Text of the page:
By Casey Nolen -
They call themselves the Westboro Baptist Church and they are comprised of mostly one family, the Phelps, with one message that they try to spread above all others - that God is punishing America for its tolerance of homosexuality. The group regularly protests military funerals holding signs with anti-gay slogans.
So it might seem like an odd fit for the Gay Straight Alliance Club of Clayton High School to extend an invitation to speak, to a member of the Phelps family.
Except that Nate Phelps is himself at odds with his family. He walked away from what he says was his abusive father and his brand of religion at the age of 18.
"I found him on Facebook, you know," says Cooper Minnis the co-president of the Gay Straight Alliance at Clayton High School.
Thanks to Minnis and other students with the GSA, Thursday night Phelps spoke to a nearly standing room only crowd at Clayton High School.
"To try and inject a certain amount of insight, knowledge and tolerance in to our community because that's certainly something we could always use," says Minnis.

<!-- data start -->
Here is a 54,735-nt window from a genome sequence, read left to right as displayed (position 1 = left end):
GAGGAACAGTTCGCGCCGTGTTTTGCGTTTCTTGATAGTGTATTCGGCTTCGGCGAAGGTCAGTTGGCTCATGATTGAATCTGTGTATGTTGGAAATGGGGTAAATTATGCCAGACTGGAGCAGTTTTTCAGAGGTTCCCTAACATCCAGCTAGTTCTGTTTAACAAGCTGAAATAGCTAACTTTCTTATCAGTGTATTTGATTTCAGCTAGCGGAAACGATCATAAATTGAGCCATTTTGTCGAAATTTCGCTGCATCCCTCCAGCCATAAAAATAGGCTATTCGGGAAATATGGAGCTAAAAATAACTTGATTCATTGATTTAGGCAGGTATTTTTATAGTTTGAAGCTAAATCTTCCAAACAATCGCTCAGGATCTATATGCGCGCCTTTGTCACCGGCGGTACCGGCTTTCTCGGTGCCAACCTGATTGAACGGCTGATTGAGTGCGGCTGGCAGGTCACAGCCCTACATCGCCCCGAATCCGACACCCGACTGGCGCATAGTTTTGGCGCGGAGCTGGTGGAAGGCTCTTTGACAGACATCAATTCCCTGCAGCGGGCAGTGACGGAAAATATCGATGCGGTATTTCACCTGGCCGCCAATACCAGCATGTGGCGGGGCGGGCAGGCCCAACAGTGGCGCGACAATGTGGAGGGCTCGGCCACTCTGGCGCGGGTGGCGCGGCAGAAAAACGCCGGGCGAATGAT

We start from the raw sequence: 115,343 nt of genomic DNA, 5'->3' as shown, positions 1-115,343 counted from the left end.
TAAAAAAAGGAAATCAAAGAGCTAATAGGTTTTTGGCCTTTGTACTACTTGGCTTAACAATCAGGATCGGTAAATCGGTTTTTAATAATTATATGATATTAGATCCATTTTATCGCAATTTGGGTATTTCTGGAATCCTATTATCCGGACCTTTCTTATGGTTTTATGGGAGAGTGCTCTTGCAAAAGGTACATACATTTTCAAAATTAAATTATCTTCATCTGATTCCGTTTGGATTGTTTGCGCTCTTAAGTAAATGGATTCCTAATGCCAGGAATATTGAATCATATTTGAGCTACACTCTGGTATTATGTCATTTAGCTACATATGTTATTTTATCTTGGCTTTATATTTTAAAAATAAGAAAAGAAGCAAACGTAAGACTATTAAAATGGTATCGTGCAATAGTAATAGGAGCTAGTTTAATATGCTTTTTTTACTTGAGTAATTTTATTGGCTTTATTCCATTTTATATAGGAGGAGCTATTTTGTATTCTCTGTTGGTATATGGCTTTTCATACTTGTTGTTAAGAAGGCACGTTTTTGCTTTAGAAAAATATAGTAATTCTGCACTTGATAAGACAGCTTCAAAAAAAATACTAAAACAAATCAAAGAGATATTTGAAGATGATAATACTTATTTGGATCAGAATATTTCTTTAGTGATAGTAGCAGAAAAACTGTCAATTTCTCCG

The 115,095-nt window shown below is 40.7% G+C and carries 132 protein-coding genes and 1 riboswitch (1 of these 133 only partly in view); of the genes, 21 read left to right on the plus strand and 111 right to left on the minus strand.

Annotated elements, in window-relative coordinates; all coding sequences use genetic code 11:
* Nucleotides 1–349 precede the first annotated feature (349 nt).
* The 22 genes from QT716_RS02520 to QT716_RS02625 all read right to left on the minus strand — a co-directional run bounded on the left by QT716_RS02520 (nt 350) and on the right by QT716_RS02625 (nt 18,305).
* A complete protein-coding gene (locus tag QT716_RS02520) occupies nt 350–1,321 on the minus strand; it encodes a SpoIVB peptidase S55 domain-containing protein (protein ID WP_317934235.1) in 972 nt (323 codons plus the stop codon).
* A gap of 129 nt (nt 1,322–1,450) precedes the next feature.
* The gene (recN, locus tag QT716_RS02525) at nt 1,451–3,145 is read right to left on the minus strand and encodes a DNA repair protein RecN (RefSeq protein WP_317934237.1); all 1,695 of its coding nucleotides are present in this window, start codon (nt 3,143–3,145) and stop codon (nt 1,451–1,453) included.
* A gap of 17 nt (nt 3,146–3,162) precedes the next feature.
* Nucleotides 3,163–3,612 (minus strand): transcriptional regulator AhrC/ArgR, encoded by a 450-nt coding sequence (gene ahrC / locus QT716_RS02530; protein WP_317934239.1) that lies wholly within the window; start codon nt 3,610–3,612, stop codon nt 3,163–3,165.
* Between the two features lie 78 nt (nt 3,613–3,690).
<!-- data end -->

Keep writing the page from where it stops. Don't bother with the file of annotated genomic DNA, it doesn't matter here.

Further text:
Phelps told the crowd his family's protests at funerals and the signs they hold up are not just for show.
"My father definitely believes it. He's believed it for years. This whole ideology has been there from the beginning," says Phelps.
He encouraged the students to exercise a tolerance he says he never learned at home.
"Sometimes I feel like it's not fair. Why should my voice matter more than anyone else's?" wonders Phelps. "I think ultimately it's about how you treat humans in general. And what my family is doing is mistreating humans in general in many ways.
"Any opportunity to beat this drum to be a counter voice to the message they are putting out there right now is important to me," says Phelps.
Phelps did not charge for his appearance at Clayton High School. He says he's happy to speak when he is asked. The students are raising money to cover his travel expense from his home in Canada.
video interview below the fold.